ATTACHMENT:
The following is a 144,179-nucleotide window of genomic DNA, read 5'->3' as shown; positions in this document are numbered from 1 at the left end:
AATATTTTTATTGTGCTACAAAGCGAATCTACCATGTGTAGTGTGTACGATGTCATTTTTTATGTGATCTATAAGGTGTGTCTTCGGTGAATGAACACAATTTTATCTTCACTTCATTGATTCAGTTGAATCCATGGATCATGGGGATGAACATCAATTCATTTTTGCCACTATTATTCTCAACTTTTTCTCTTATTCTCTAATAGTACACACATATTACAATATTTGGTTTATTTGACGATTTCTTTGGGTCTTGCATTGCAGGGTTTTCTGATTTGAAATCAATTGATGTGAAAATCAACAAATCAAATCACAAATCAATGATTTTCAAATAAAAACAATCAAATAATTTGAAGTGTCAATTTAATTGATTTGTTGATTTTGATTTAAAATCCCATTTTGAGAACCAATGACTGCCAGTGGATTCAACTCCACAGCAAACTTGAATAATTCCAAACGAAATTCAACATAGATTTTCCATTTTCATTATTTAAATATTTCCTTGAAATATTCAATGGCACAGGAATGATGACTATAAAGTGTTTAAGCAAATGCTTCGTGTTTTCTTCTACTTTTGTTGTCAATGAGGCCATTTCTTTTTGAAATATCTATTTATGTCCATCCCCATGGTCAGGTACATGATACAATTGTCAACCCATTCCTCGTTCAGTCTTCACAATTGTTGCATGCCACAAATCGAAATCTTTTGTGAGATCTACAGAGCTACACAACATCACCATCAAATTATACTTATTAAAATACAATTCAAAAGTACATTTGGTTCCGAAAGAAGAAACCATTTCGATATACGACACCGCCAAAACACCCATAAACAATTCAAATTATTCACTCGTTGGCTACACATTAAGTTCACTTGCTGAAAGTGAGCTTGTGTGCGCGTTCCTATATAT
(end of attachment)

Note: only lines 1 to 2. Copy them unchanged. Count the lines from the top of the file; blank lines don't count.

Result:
The following is a 144,179-nucleotide window of genomic DNA, read 5'->3' as shown; positions in this document are numbered from 1 at the left end:
AATATTTTTATTGTGCTACAAAGCGAATCTACCATGTGTAGTGTGTACGATGTCATTTTTTATGTGATCTATAAGGTGTGTCTTCGGTGAATGAACACAATTTTATCTTCACTTCATTGATTCAGTTGAATCCATGGATCATGGGGATGAACATCAATTCATTTTTGCCACTATTATTCTCAACTTTTTCTCTTATTCTCTAATAGTACACACATATTACAATATTTGGTTTATTTGACGATTTCTTTGGGTCTTGCATTGCAGGGTTTTCTGATTTGAAATCAATTGATGTGAAAATCAACAAATCAAATCACAAATCAATGATTTTCAAATAAAAACAATCAAATAATTTGAAGTGTCAATTTAATTGATTTGTTGATTTTGATTTAAAATCCCATTTTGAGAACCAATGACTGCCAGTGGATTCAACTCCACAGCAAACTTGAATAATTCCAAACGAAATTCAACATAGATTTTCCATTTTCATTATTTAAATATTTCCTTGAAATATTCAATGGCACAGGAATGATGACTATAAAGTGTTTAAGCAAATGCTTCGTGTTTTCTTCTACTTTTGTTGTCAATGAGGCCATTTCTTTTTGAAATATCTATTTATGTCCATCCCCATGGTCAGGTACATGATACAATTGTCAACCCATTCCTCGTTCAGTCTTCACAATTGTTGCATGCCACAAATCGAAATCTTTTGTGAGATCTACAGAGCTACACAACATCACCATCAAATTATACTTATTAAAATACAATTCAAAAGTACATTTGGTTCCGAAAGAAGAAACCATTTCGATATACGACACCGCCAAAACACCCATAAACAATTCAAATTATTCACTCGTTGGCTACACATTAAGTTCACTTGCTGAAAGTGAGCTTGTGTGCGCGTTCCTATATAT